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Comment: 1st Edition. Dust jacket wear. Book is in very good shape.
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Who Killed George Jackson? Fantasies, Paranoia and the Revolution Hardcover – 1976

5.0 out of 5 stars 2 customer reviews

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Product Details

  • Hardcover
  • Publisher: Alfred A. Knopf; 1st edition (1976)
  • Language: English
  • ISBN-10: 0394482913
  • ISBN-13: 978-0394482910
  • Product Dimensions: 8.9 x 5.8 x 1.5 inches
  • Shipping Weight: 1.2 pounds
  • Average Customer Review: 5.0 out of 5 stars  See all reviews (2 customer reviews)
  • Amazon Best Sellers Rank: #2,065,563 in Books (See Top 100 in Books)

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By Eric Schenk VINE VOICE on November 24, 2012
Format: Hardcover
This book is essential reading for those who are interested in how the fbi turned the excesses of the San Francisco Bay Area black power movement into the rationale for a malignant, outrageous Cointelpro operation throughout northern California. George Jackson was a charming, violent sociopath who became a poster boy for the Black Panther Party. He was sentenced under California's then perverse indeterminate sentencing policy then to 1 year to life for his involvement in an armed robbery. Angela Davis, now a celebrated college professor was seduced by Jackson in 1969 or 1970, while he was temporarily in the San Francisco County jail. She then put together a twisted plan to supply Jackson's 16 year old brother, Jonathan, with weapons and a van to help a group of violent San Quentin prisoners to escape while in a Marin County courtroom. This plan led to the death of all but one of the prisoners as well as Jonathan Jackson. In addition, during the escape, the prisoners took the judge, district attorney, and several jurors hostage and attached a sawed off shotgun to the head of the judge. The judge's head was blown off and the district attorney was rendered a parapalegic when he was shot in the spine. After these terrible events, Angela Davis went underground (The Rolling Stones did a song about her on "Exile on Main Street" titled "Sweet Black Angel.") Despite the overwhelming evidence of her guilt, when she was finally captured and tried, Davis was acquitted of charges related to the Marin Courthouse debacle.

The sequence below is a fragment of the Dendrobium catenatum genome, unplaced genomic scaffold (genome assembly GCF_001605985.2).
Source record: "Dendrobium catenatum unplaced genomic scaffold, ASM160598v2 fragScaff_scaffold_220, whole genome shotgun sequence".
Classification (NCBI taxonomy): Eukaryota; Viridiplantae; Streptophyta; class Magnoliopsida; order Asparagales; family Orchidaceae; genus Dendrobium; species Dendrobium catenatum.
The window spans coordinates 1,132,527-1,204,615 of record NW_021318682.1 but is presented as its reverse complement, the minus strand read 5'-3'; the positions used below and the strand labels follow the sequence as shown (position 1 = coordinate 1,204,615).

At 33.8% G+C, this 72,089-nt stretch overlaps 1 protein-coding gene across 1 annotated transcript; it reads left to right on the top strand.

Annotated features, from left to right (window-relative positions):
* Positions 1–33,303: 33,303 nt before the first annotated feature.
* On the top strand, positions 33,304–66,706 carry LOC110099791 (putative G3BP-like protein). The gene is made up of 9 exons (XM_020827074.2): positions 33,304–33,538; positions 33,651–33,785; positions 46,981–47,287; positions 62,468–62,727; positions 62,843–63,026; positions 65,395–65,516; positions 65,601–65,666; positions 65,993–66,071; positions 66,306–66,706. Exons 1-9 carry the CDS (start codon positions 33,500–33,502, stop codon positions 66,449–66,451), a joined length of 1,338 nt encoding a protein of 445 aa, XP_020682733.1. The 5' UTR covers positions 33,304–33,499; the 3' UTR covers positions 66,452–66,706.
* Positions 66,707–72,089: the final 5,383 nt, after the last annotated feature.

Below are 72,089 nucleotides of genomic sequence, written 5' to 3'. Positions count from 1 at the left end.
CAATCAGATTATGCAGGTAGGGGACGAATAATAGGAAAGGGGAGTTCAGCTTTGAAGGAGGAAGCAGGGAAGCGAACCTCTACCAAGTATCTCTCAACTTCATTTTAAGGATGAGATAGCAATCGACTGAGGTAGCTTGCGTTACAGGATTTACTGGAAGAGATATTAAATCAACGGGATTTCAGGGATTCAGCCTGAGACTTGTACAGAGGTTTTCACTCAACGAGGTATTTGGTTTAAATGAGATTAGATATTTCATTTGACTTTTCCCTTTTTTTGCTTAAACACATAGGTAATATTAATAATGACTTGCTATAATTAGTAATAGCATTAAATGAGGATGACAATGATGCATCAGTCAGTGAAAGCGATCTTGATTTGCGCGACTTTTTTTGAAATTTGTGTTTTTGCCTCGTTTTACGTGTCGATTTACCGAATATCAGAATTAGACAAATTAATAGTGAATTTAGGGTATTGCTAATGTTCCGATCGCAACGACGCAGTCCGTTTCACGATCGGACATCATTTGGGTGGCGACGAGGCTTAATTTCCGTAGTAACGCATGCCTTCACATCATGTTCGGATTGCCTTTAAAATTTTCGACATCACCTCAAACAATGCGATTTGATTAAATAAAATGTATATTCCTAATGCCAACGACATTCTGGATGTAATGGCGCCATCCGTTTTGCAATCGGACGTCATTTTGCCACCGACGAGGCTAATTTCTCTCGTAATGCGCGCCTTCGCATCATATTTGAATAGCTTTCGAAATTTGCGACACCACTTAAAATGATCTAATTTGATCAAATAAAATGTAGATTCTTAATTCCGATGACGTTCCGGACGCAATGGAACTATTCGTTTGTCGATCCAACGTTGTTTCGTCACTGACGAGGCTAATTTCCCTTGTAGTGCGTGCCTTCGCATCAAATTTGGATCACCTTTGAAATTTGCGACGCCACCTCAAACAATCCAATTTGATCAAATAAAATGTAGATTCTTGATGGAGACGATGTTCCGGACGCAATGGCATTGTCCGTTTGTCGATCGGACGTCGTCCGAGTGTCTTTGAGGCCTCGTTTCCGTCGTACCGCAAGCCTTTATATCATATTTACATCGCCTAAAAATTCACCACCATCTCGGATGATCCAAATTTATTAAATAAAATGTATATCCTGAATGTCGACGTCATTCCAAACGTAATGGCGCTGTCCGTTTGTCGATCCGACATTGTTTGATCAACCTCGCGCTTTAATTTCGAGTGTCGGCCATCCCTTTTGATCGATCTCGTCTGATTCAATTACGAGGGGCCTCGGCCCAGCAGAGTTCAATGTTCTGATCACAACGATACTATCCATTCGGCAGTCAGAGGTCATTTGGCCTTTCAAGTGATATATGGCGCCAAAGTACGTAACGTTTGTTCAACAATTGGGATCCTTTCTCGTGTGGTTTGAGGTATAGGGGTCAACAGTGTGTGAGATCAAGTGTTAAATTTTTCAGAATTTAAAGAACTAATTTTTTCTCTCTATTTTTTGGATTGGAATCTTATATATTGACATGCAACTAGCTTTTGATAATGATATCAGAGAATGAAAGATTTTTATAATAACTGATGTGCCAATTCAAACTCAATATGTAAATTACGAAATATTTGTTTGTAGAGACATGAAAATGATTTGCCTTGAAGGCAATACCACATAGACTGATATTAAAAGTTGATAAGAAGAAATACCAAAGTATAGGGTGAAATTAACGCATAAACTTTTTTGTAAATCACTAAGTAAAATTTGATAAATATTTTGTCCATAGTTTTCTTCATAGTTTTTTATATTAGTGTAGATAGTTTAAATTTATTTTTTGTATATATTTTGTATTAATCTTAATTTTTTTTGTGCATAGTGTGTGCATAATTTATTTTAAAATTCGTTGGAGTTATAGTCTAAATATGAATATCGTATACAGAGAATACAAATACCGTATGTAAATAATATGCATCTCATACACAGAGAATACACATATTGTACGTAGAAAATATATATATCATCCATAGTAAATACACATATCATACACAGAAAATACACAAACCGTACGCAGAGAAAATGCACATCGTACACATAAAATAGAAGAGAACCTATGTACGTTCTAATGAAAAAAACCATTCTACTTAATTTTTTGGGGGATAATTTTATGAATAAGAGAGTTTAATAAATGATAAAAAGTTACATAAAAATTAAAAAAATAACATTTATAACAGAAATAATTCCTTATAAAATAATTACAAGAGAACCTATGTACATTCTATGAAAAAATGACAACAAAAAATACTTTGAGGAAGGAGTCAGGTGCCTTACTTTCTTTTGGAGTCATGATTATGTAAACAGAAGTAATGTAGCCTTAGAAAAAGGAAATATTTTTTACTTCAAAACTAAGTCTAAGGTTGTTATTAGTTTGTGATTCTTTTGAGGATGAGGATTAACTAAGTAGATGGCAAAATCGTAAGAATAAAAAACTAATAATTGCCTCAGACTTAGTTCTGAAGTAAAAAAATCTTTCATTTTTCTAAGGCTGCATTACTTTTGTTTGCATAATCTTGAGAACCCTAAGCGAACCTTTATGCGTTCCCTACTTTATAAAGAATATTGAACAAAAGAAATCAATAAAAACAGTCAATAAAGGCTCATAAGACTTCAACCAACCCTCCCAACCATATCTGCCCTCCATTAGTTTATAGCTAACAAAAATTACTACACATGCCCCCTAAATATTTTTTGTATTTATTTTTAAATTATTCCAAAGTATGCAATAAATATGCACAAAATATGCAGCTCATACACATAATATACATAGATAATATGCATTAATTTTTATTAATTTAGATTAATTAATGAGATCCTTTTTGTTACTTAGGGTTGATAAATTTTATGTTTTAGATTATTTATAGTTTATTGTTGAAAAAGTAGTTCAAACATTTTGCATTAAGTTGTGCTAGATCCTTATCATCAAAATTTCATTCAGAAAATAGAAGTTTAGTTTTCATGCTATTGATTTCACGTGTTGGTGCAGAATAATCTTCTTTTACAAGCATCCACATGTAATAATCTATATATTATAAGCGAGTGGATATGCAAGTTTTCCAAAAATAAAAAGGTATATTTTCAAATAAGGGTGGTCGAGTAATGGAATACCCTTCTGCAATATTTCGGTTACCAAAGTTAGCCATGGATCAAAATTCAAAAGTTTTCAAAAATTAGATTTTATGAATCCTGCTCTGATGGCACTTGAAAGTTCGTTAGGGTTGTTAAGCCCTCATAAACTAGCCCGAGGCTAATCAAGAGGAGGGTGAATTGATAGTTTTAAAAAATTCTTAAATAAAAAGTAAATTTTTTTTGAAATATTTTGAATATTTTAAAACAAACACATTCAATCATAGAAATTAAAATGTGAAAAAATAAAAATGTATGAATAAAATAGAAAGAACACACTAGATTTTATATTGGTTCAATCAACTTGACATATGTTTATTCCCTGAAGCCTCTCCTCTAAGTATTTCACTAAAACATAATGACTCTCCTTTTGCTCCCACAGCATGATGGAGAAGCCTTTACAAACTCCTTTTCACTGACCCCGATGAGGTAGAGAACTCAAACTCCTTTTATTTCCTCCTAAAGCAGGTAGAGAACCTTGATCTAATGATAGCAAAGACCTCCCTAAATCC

At the time, George Jackson was in the "adjustment center" at San Quentin where the most violent and difficult prisoners were held. He was devastated by the death of his younger brother and was looking for a way to get some revenge.
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Format: Hardcover Verified Purchase
One of the best of the best books written about the indomitable George L. Jackson, the author of "Soledad Brother" and "Blood in My Eye".
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